Went for a walk in Point Pleasant Park last Sunday. As we rounded the point there were the sailboats having a leisurely sail in the harbour. Perhaps they were racing. In the background – McNab’s Island with the lighthouse just visible.
I bought a Kauffman “Japanese” fat quarter bundle called “Atmosphere“ from Craftsy – I don’t usually buy quilt kits – I prefer to improvise but the colours in this fabric collection looked as if they would blend with my new bedroom chair (which they did). The quilt is simple, long wide strips for the centre panel with short strips to finish the “row” – the rows are alternated. The point was to showcase the colour gradation from one end of the centre portion of the quilt to the other. The border was pieced from strips of the remaining fabric in the collection. The back of the quilt uses a batik fabric I happened to have in my stash – the right shades to work with the patterns on the front. I needed to widen the back so I added in a strip using scraps from the Kauffman fabrics. There was barely any of the Satsuki fabric left over (just small pieces of two of the lighter fabrics)! I quilted “in the hoop” using a design I created from an image I had. I sized it to fit within the width of the central panel strips, using three repeats for each of the eight panels. Then I adjusted the size of the embroidery to accommodate the border width and length. I used a Sulky blendable thread which worked with both the light and dark fabrics.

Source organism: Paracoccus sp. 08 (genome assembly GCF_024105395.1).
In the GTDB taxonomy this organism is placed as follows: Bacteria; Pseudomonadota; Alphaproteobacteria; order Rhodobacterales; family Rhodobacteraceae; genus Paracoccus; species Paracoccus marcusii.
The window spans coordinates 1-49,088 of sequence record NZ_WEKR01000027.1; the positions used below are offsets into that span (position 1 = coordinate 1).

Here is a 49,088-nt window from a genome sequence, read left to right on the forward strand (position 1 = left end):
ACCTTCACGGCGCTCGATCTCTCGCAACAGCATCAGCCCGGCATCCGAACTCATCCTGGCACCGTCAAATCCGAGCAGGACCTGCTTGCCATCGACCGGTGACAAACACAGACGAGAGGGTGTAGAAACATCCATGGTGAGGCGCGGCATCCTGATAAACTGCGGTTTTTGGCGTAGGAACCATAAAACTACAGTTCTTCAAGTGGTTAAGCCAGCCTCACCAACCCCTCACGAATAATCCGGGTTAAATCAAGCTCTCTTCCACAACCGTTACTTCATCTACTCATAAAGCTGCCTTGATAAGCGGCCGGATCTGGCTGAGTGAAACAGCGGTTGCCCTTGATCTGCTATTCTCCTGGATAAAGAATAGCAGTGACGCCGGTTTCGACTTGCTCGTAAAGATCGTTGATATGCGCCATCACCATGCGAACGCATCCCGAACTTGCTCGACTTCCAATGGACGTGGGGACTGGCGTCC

Here is the first of the Joe Cunningham quilts – he calls the idea “The Three Crazy Sisters“. The quilt is based on a three-strip block – in his example, the three strips were all cut 2 1/2″ wide. I adjusted that: two strips were 2 1/2″ wide, the third was 2”. What he did was improvise the middle strip – used a second colour (only) of whatever length to which he added a piece of background to make the strip the same length as the other two in the block. I did the same, most of the time, but sometimes I used the pieced strip on one side.
I made 35 blocks, then laid them on the floor and played with the layout. I alternated direction of the blocks – horizontal, vertical, horizontal… When I was done, I pulled three blocks and added in solid blocks – it’s the red one that draws the focus for the quilt.
I used a second of the indigo wax katagami fabrics for the back, along with leftover blocks from the front. I used a third katagami fabric for the binding with a strip of red batik as an accent.